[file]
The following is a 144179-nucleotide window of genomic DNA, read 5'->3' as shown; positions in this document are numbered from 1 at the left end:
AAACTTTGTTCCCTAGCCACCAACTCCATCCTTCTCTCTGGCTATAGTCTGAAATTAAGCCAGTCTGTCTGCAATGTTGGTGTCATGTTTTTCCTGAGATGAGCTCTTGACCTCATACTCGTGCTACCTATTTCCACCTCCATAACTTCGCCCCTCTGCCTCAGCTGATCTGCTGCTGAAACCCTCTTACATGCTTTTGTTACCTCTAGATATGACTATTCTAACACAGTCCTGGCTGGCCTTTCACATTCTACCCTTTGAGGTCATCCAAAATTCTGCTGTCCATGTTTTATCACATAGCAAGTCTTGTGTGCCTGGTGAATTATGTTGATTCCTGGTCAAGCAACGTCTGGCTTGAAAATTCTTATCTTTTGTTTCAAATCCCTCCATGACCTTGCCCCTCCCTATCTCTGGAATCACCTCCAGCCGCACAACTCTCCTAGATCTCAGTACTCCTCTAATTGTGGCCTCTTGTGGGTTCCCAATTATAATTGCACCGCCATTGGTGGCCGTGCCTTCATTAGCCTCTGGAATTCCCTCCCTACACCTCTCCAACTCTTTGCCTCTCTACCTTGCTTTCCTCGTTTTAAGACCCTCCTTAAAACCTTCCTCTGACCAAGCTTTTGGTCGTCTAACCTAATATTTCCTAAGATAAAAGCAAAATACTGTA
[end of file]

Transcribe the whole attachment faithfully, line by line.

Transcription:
The following is a 144179-nucleotide window of genomic DNA, read 5'->3' as shown; positions in this document are numbered from 1 at the left end:
AAACTTTGTTCCCTAGCCACCAACTCCATCCTTCTCTCTGGCTATAGTCTGAAATTAAGCCAGTCTGTCTGCAATGTTGGTGTCATGTTTTTCCTGAGATGAGCTCTTGACCTCATACTCGTGCTACCTATTTCCACCTCCATAACTTCGCCCCTCTGCCTCAGCTGATCTGCTGCTGAAACCCTCTTACATGCTTTTGTTACCTCTAGATATGACTATTCTAACACAGTCCTGGCTGGCCTTTCACATTCTACCCTTTGAGGTCATCCAAAATTCTGCTGTCCATGTTTTATCACATAGCAAGTCTTGTGTGCCTGGTGAATTATGTTGATTCCTGGTCAAGCAACGTCTGGCTTGAAAATTCTTATCTTTTGTTTCAAATCCCTCCATGACCTTGCCCCTCCCTATCTCTGGAATCACCTCCAGCCGCACAACTCTCCTAGATCTCAGTACTCCTCTAATTGTGGCCTCTTGTGGGTTCCCAATTATAATTGCACCGCCATTGGTGGCCGTGCCTTCATTAGCCTCTGGAATTCCCTCCCTACACCTCTCCAACTCTTTGCCTCTCTACCTTGCTTTCCTCGTTTTAAGACCCTCCTTAAAACCTTCCTCTGACCAAGCTTTTGGTCGTCTAACCTAATATTTCCTAAGATAAAAGCAAAATACTGTA